Thursday, 19 September 2019

The First Circulating Coins

Ionia, Circa 650-600 BC. Hekte (one-sixth stater)Little is known about this electrum (natural alloy of gold and silver) coin. It was minted in Ionia, somewhere in central Western Anatolia on the shores of the Aegean, but the precise city-state that produced it is unknown. It could have been minted in Miletus, a city often referred to as the origin of the modern world.

This type likely represents the first true coins which circulated in everyday use. This type are small 1/24th staters which represented about a day’s pay. Larger denominations are rare. Even fewer trites (one-third stater) are known, and only three full-size staters have ever been found.
During the excavation of the Temple of Artemis at Ephesus (present day Turkey near the Black Sea), a group of coins was found which are thought to be its 'foundation deposit', a custom that supposedly prevented the building from falling into ruin. The largest type in the group, a stater, had an inscription stating, 'I am the badge of Phanes'. It's meaning has been lost to antiquity.

Coins revolutionized commerce, offering an accessible, neutral medium through which transactions could be processed quickly and fairly.

Wednesday, 18 September 2019

Scottish gold ring found by metal detectorist brings £17k

Dating from the 17th century, the ring was discovered by a novice metal detectorist on the shores of Loch Lomond. Before the sale, experts managed to discover the ring’s history.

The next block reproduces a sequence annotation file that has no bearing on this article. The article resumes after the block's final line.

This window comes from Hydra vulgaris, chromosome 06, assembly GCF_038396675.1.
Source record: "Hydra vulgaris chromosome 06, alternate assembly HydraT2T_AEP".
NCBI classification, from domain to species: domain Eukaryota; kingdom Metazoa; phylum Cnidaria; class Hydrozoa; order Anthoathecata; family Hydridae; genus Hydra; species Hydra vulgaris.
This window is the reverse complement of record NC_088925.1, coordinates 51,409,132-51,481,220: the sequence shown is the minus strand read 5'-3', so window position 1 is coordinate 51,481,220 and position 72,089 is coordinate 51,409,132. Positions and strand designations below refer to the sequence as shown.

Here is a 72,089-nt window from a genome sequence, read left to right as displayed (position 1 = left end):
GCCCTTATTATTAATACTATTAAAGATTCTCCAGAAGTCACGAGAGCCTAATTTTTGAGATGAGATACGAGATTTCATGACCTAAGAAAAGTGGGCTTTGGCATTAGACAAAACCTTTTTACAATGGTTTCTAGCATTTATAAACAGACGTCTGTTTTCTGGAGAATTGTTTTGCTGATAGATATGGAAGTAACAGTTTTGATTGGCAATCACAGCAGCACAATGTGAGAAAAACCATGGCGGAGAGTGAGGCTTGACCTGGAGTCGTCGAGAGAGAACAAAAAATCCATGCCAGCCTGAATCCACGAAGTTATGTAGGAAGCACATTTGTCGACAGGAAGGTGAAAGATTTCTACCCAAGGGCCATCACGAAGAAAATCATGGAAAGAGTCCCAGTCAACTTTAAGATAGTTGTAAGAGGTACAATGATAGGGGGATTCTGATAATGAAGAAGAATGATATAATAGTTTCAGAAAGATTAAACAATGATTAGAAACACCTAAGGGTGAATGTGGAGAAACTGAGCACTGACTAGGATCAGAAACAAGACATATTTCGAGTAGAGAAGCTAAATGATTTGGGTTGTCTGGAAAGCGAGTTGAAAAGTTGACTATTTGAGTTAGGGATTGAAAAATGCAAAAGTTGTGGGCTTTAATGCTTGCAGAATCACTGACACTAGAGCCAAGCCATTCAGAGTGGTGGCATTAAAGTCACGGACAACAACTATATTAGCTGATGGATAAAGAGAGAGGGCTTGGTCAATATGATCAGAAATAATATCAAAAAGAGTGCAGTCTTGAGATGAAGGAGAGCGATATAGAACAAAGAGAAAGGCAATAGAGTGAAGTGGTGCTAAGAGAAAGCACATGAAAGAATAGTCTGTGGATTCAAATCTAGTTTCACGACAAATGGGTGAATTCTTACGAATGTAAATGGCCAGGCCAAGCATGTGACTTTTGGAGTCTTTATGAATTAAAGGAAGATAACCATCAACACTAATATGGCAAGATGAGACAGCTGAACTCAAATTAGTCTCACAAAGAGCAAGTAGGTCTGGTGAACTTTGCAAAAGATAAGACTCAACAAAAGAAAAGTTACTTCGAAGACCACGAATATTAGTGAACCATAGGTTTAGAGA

The crest belonged to the Colman family of Brent Eleigh, Suffolk, who made their fortune in the mid 16th century from the cloth trade. It's thought to have belonged to Edward Colman, who became an ardent convert to Catholicism. The inside of the ring bares an engraved “I” for Jesus, a personal symbol that could indicate that the owner was a member of the Jesuits, an undercover society of Catholics which was illegal in England at that time. In September 1678, Jesuits were accused of involvement in plots to assassinate the king and restore Charles II. Edward was listed as a plotter. He was found guilty of treason and hung, drawn and quartered. Considered to be a Catholic martyr, he was beatified by the Pope in 1929.

Tuesday, 17 September 2019

Ancient Humans interbred with Neanderthals

Neanderthal child
In 1997, scientists found the first scrap of Neanderthal DNA in a fossil. Since then, they have recovered genetic material, even entire genomes, from a number of Neanderthal bones. Their investigations have yielded a surprise: Today, 1 to 2 percent of the DNA in non-African people comes from Neanderthals.

That genetic legacy is the result of interbreeding roughly 50,000 years ago between Neanderthals and the common ancestors of Europeans and Asians. Recent studies suggest that Neanderthal genes even influence human health today.